Going ‘locally global’ in the design and apparel industry, the fourth edition of Sri Lanka Design Festival kicked off on Thursday with the ‘Island Craft’ Fashion Show and Exhibition, setting the tone for the four-day event which aims to create a knowledge-based creative fashion industry in the country and the region.
SLDF, a brainchild of the Academy of Design (AOD), aims to take Sri Lanka to the world via the apparel industry that has already created waves in the global market. With the next few days promising to deliver global insights, community empowerment workshops, and high profile fashion shows, SLDF is not just a fashion show but one that showcases the very essence of the country, SLDF Founder Linda Speldewinde told the Daily FT prior to the launch.
“Sri Lanka has invited a global audience to showcase the country’s progression and the energy of new Sri Lanka in a post-war era. This is a festival organised in a changed context in the country where the north and east has opened up and what we are showcasing is the talent of our rural Sri Lanka, not only in the former war affected area but of the entire island.”
The exhibition was ceremonially opened by Economic Development Minister Basil Rajapaksa while the Chief Guest of the Fashion Show was his wife, Pushpa Rajapaksa.
Launched in London in June this year, the festival has attracted key personalities in the design and apparel industry from around the world, predominately from the UK and North America. Delegations have also come from India, Pakistan, and Bangladesh for the events.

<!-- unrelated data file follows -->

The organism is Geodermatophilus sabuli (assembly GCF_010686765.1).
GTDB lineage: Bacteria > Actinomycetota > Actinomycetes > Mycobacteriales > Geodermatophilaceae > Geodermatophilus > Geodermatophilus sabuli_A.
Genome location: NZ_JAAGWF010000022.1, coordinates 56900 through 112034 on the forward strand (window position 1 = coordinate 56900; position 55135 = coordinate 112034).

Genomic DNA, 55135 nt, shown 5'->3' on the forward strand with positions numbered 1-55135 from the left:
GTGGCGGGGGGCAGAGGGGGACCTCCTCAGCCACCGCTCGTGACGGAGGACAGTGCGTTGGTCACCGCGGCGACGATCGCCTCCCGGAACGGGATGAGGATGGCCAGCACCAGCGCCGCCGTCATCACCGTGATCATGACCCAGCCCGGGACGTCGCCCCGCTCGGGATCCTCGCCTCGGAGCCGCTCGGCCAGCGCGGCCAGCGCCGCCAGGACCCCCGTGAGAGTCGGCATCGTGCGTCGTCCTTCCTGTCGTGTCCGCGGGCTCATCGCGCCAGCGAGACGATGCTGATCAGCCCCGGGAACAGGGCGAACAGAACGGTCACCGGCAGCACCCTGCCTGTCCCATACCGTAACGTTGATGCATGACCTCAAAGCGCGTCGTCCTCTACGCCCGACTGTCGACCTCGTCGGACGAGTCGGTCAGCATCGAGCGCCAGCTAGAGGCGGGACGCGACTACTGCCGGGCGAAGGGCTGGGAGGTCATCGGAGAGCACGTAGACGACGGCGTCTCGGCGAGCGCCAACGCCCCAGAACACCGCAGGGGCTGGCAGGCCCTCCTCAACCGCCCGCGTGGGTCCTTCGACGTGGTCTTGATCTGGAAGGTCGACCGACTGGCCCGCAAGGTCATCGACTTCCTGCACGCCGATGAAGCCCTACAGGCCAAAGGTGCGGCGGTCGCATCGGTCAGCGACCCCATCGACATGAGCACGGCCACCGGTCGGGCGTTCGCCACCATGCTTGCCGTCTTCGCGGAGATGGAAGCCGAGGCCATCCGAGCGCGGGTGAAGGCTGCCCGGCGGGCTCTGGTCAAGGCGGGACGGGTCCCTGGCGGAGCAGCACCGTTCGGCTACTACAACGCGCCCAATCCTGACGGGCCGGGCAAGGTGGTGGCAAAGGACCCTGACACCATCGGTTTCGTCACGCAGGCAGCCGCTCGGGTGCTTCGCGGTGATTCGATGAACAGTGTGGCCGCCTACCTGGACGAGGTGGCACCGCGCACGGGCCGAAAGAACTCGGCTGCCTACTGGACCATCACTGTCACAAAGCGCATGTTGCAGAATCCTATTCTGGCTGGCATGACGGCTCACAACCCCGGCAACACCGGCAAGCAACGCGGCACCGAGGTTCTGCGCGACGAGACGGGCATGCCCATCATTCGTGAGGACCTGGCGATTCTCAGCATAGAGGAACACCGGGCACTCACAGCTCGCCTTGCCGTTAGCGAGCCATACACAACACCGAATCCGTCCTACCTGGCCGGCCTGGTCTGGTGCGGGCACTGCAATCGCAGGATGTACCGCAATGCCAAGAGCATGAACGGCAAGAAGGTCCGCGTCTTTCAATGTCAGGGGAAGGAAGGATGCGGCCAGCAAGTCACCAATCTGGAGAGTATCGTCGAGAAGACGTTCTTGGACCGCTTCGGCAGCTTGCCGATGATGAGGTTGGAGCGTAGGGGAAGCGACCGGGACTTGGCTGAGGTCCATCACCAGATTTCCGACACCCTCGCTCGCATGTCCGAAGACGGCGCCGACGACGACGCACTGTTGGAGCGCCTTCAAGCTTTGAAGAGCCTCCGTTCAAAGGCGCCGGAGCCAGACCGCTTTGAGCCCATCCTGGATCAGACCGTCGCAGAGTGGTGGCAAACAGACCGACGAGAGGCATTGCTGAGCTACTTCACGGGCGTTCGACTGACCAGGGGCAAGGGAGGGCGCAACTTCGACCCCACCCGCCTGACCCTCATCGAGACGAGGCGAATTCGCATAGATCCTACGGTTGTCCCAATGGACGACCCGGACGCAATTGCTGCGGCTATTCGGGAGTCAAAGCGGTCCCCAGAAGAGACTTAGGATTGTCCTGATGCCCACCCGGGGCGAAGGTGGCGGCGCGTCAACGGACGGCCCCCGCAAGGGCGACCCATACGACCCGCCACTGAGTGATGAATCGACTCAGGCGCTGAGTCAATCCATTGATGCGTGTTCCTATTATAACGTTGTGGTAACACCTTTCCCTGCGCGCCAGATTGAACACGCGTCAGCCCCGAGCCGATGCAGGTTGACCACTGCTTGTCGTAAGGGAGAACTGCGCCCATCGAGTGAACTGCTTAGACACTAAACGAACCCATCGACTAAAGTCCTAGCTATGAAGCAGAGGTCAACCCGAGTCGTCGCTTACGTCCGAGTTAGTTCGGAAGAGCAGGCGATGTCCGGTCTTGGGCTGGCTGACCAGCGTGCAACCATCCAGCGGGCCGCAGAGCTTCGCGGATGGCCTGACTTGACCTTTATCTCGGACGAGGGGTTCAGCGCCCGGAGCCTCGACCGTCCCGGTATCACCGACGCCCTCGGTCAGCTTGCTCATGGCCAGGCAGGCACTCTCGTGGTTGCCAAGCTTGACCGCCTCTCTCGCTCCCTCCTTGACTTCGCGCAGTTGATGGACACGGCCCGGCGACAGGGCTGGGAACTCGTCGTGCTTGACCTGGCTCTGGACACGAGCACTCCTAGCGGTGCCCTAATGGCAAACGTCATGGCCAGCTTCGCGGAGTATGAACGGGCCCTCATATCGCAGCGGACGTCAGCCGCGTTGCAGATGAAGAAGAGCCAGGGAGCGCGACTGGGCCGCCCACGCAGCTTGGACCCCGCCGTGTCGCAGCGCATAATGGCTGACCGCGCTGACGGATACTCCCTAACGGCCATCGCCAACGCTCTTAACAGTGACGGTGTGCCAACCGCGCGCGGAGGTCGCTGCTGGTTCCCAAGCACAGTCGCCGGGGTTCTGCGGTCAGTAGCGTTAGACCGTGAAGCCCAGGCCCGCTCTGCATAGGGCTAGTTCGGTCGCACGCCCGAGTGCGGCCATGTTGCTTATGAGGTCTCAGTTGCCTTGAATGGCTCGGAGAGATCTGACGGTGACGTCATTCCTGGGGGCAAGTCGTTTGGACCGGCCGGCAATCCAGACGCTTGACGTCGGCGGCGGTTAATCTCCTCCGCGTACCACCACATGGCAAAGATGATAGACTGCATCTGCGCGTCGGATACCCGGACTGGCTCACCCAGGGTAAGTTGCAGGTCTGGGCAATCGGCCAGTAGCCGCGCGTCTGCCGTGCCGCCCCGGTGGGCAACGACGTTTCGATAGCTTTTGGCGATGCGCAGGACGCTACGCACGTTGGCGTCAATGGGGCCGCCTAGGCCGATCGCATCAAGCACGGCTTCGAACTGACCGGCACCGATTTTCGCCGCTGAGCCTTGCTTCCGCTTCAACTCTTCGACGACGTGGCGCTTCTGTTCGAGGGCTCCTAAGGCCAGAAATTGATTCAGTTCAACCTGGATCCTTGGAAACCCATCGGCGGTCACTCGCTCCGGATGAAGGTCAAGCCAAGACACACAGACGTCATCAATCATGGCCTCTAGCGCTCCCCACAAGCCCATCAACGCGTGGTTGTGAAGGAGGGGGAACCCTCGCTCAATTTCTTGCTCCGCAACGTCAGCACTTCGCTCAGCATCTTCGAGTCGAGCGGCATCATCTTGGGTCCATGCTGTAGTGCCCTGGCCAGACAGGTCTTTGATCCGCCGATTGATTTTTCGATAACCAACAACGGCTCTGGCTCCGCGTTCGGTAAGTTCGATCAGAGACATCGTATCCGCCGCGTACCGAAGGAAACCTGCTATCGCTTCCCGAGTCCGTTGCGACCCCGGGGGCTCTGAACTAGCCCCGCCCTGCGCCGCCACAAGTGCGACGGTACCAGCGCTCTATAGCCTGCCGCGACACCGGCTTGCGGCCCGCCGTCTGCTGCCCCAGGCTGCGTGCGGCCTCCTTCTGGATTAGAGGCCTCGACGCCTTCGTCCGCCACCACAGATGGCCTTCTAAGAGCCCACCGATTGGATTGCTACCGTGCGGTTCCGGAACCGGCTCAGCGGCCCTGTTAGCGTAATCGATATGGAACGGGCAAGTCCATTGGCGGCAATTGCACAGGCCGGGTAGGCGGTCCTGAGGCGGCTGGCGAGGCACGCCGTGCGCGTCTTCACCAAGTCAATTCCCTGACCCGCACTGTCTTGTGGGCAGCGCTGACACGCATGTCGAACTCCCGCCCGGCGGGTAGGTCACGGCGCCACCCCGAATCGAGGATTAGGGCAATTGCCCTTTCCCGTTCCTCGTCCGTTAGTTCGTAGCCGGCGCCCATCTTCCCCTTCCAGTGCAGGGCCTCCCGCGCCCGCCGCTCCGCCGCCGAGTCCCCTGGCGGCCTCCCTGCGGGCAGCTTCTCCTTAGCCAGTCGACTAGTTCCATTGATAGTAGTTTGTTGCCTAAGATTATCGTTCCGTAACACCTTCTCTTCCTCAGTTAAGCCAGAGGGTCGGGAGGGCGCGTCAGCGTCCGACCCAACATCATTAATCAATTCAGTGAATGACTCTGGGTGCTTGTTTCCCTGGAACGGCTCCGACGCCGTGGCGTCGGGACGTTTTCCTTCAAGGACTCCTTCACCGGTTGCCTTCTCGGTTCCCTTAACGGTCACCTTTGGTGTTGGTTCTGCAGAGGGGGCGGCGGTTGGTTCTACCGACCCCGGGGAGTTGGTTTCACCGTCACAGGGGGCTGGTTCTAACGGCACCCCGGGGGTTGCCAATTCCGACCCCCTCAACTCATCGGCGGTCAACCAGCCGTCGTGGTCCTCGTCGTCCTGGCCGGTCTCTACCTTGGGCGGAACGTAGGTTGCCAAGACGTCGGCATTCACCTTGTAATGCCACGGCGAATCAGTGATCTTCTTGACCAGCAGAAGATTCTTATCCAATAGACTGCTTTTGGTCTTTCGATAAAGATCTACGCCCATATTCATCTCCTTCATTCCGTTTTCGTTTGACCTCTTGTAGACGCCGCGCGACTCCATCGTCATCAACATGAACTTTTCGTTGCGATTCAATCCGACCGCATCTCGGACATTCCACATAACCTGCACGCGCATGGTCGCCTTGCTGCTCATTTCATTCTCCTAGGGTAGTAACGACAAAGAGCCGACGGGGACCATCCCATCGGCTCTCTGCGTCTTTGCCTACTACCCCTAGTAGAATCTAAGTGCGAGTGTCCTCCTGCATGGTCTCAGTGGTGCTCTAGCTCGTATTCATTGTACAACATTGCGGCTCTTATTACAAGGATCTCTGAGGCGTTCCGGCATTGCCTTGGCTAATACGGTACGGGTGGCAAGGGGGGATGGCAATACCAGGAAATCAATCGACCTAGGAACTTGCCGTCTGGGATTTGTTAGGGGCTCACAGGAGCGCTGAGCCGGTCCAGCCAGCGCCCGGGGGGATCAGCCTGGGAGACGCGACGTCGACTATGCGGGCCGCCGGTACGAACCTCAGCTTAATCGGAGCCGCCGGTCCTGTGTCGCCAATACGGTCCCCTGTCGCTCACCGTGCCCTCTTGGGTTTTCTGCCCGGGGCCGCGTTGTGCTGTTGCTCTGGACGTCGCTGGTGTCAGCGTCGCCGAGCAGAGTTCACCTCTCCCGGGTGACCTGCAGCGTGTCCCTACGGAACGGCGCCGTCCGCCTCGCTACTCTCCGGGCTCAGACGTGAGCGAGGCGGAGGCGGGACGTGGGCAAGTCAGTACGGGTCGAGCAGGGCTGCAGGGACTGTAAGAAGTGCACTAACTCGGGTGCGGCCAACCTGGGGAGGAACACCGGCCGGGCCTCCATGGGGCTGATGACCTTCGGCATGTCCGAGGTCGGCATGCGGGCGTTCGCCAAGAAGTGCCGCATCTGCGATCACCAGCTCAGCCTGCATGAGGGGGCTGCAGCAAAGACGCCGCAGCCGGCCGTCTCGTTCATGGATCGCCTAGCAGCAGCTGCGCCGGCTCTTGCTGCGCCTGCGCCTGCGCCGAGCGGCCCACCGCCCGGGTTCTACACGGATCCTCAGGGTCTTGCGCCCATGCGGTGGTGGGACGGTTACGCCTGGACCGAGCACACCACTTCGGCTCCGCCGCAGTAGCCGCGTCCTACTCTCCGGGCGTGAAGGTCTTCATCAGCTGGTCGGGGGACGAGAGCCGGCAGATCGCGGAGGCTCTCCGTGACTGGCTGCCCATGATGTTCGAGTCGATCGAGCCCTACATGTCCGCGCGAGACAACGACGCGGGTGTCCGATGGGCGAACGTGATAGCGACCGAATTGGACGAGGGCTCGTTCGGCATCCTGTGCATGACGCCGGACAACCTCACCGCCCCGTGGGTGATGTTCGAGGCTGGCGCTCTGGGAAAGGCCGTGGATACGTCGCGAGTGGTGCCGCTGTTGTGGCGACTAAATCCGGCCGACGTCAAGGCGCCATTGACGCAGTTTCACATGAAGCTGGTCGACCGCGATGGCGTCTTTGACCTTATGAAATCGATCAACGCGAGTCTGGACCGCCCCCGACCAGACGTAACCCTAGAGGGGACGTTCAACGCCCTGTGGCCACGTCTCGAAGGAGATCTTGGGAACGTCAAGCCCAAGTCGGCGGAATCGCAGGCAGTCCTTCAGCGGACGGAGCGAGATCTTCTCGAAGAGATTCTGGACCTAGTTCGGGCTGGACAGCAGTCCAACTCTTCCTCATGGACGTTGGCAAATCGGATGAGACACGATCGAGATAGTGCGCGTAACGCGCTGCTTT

AOD has worked closely with artisans throughout the year in preparation for the event. With the exhibition showcasing products for interior and home wear, the fashion show featured some exceptional shawls, wraps, garments, and fashion accessories, etc., made from local crafts. The show also highlighted Sri Lanka’s inspirational brands such as Yolanda and Buddhi Batiks, among others.
With the key target markets being the hospitality industry, Speldewinde stated that the aim was to promote a total ‘made in Sri Lanka’ look, with its own flair, differentiating it from the neighbouring Indian market and the influential Western market. The crafts showcased on the first day were a result of the crafts project, which touches lives of 500 artisans in the country, including 150 from the northern peninsula.
Yesterday, the second day of SLDF was dedicated to sustainability in the design industry with a Sustainable Fashion Symposium. This was followed by a Young Design Entrepreneur launch event and a Fashion Designer Fashion Show presented by AOD students.
The South Asian Apparel Leadership Forum will be held at the Mount Lavinia Hotel this morning (17), followed by a ‘Best of Industry’ Fashion Show and the first-ever Sri Lanka Fashion and Apparel Awards in the evening. Sunday will be dedicated for workshops and power talks.
By Cheranka Mendis